• Give money away. A movement called Advent Conspiracy invites people to give more money away at Christmas. If you have money to give, consider helping build water wells in Africa (, or helping the Community Food Bank in Tucson, which last we heard, was so overwhelmed with trying to meet people’s basic food needs, it did not have enough resources to provide Christmas boxes to families this year.

Saturday, December 20, 2008

Longest Night Christmas Service Tomorrow

Sunday, Dec. 21 Join the Living will host space for meditation, community meal sharing, and a time for collective reflection and prayers. All are welcome to participate in any part of the evening.

4 — 6:30 pm

Silent, personal meditation and prayer in the Sanctuary.

The small stone and wood sanctuary of St. Andrew's Episcopal Church will be lit with candles and decked out with fresh Christmas greens. It will be true sanctuary and refuge. Come and go any time from 4 to 6:30. Simply sit in the silence for as long as you like, or light a candle, or say a prayer. It's open space for you. All welcome.

5:30 pm

A meal will be available in the parish hall.

Vegetarian. Local food. By pay-what-you-can donation.
All welcome.

6:30 pm

A short service of readings, prayer, reflection, and music.

We will honor the longest night, as well as the grief, sadness, fear, and anger we may carry with us at this time, but we will also celebrate the light of Christ, and pray that the light be born in our world anew. All Welcome.

St. Andrew's Episcopal Church is located at 545 S. 5th Ave (at the corner of 5th Ave and 16th Street).

Parking is available on the street in the neighborhood. The church is wheelchair accessible.

Daily Advent Reflection: Dec 20

Perhaps you've heard of the Advent Conspiracy. It's a national movement to bring the true story and spirit of Christmas back. In Tucson several churches have joined together to support one another in living out the Advent Conspiracy,

But the idea of celebrating Christmas without so much consumption has been around for a while. In 1973, a group called Alternatives for Simple Living formed as a protest against the commercialism of Christmas. Alternatives for Simple Living is still around encouraging people of faith to examine and challenge our consumer society.

Check them out and their many year-round resources for churches and families at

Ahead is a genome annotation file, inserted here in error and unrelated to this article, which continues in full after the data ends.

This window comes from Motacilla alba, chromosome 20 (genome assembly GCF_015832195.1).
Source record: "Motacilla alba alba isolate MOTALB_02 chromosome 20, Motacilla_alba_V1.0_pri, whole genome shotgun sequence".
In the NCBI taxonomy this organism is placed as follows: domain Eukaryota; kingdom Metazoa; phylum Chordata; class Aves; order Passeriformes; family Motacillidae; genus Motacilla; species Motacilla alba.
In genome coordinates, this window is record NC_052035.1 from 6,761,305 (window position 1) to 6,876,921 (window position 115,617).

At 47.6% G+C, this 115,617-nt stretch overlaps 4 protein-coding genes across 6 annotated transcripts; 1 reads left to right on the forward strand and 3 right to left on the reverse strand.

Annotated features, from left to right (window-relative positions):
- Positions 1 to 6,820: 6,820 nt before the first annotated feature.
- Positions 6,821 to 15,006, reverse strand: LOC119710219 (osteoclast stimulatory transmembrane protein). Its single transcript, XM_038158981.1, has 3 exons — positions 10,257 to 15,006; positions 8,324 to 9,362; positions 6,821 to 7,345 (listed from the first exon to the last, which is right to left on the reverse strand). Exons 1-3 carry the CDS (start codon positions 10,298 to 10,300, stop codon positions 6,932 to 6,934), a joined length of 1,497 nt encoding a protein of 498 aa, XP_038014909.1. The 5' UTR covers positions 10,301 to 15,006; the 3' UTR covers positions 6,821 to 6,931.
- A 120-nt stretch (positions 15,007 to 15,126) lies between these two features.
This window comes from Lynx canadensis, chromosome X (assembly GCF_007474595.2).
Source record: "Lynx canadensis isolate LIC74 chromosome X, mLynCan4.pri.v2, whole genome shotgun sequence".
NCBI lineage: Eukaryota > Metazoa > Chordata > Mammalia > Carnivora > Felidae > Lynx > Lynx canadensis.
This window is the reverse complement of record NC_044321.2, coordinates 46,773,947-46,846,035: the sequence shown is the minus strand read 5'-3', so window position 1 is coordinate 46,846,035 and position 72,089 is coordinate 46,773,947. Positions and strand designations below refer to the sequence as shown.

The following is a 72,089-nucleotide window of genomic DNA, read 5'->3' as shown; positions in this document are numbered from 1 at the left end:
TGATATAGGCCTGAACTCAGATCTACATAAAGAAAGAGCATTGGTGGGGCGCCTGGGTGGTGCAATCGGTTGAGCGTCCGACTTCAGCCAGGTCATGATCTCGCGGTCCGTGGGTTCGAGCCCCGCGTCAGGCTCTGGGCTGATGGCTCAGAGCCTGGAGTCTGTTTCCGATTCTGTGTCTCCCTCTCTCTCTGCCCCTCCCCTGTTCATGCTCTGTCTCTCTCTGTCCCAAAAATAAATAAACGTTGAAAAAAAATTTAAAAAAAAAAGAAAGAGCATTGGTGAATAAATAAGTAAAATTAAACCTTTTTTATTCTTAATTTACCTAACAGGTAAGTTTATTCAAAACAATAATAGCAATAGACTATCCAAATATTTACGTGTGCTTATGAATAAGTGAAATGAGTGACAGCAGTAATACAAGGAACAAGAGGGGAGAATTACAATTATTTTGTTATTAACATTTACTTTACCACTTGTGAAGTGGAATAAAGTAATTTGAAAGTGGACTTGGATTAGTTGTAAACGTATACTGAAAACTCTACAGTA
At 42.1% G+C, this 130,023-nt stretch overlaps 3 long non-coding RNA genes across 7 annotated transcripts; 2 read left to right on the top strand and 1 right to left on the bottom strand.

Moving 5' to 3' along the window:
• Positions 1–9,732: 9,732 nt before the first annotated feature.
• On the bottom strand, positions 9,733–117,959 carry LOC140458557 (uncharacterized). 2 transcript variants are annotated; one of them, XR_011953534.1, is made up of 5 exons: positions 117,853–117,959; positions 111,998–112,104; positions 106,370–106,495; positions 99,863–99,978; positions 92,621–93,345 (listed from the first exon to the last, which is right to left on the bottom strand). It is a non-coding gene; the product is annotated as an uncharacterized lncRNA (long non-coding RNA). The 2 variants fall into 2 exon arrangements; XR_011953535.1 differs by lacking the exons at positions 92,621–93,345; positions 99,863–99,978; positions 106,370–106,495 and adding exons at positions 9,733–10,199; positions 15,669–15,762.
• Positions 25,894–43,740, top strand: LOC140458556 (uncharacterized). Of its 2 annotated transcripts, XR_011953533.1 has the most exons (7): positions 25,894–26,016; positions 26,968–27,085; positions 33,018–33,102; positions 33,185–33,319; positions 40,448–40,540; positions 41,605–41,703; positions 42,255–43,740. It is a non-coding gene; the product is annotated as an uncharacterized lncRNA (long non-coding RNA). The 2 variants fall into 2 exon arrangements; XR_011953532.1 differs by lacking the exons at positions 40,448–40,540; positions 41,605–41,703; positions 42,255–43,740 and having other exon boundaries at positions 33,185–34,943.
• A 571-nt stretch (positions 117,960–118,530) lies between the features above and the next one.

Alternatives for Simple Living also produced a Christmas song book, Carols with Justice, a while back. Thanks to our friend Patricia Morrison, who introduced us to the group and let us borrow the song book.

Here are some of the alternative justice verses for some old favorites. Just add them in to the original song after singing the original first verse...

Away in a Manger

Teach all the world leaders there's no room for hate.
Peace, love and compassion will justice create.
Let kindness and fairness for all folk prevail.
Our care for each other shows God's love is real.

When children are crying and mothers distressed,
Because those in power with greed are obsessed,
We seek to find justice, compassion for them
Because of Christ Jesus born in Bethlehem.

We want to be gentle like this little one
Who sleeps in the manger, God's own precious son.
We ask the Lord's blessing that we may do right
To those all around us and those not in sight.

Silent Night

Silent night, holy night!
When will peace
conquer might?
Pray that justice will set victims free,
Those who are shackled to bleak poverty.
Christ be born in each heart,
Christ be born in each heart.

We wish you a merry Christmas

Regular chorus and first verse, then...

Remember the poor, the sick and the old;
Your love for all people is worth more than gold.

Make freedom and peace and mercy your aim,
For Christ came at Christmas to set hearts a flame.

Friday, December 19, 2008

Daily Advent Reflection: Dec 19

This weekend memorials for those who have died without homes and on the streets will happen nationwide. Many cities are planning memorial services around the Longest Night of the Year, which is Sunday, December 21.

Today in Tucson, Primavera Foundation will host our community's annual Homeless Memorial. The public is welcome to attend.

The memorial service, begins at 4 p.m. at Evergreen Cemetery and Mortuary, 3015 N. Oracle Road. This past year 128 people died in Pima County's streets and desert washes.

Kate will be one of the religious leaders to speak at the service.

The rascally righteous modern prophet dude, Shane Claiborne, is pictured above.
Click on the pic to go to a story about when he got arrested
for standing in solidarity with his friends without houses in Philly.